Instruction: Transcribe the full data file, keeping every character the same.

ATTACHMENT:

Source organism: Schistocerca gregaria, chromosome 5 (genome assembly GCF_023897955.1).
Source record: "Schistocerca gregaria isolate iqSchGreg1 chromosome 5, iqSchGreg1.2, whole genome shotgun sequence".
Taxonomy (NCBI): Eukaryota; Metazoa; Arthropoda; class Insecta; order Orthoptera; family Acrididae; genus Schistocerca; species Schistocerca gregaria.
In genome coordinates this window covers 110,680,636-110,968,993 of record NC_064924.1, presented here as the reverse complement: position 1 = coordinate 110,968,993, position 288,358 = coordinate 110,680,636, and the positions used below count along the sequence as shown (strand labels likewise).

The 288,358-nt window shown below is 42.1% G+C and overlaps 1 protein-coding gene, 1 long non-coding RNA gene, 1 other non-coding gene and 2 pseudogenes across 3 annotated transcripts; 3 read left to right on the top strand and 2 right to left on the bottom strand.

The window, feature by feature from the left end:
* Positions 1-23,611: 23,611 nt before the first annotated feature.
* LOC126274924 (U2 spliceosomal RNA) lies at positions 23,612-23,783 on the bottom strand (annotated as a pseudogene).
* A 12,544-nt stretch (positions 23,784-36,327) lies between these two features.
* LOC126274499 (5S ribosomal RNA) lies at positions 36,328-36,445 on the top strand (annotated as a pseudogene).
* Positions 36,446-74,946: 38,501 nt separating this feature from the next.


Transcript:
Source organism: Schistocerca gregaria, chromosome 5 (genome assembly GCF_023897955.1).
Source record: "Schistocerca gregaria isolate iqSchGreg1 chromosome 5, iqSchGreg1.2, whole genome shotgun sequence".
Taxonomy (NCBI): Eukaryota; Metazoa; Arthropoda; class Insecta; order Orthoptera; family Acrididae; genus Schistocerca; species Schistocerca gregaria.
In genome coordinates this window covers 110,680,636-110,968,993 of record NC_064924.1, presented here as the reverse complement: position 1 = coordinate 110,968,993, position 288,358 = coordinate 110,680,636, and the positions used below count along the sequence as shown (strand labels likewise).

The 288,358-nt window shown below is 42.1% G+C and overlaps 1 protein-coding gene, 1 long non-coding RNA gene, 1 other non-coding gene and 2 pseudogenes across 3 annotated transcripts; 3 read left to right on the top strand and 2 right to left on the bottom strand.

The window, feature by feature from the left end:
* Positions 1-23,611: 23,611 nt before the first annotated feature.
* LOC126274924 (U2 spliceosomal RNA) lies at positions 23,612-23,783 on the bottom strand (annotated as a pseudogene).
* A 12,544-nt stretch (positions 23,784-36,327) lies between these two features.
* LOC126274499 (5S ribosomal RNA) lies at positions 36,328-36,445 on the top strand (annotated as a pseudogene).
* Positions 36,446-74,946: 38,501 nt separating this feature from the next.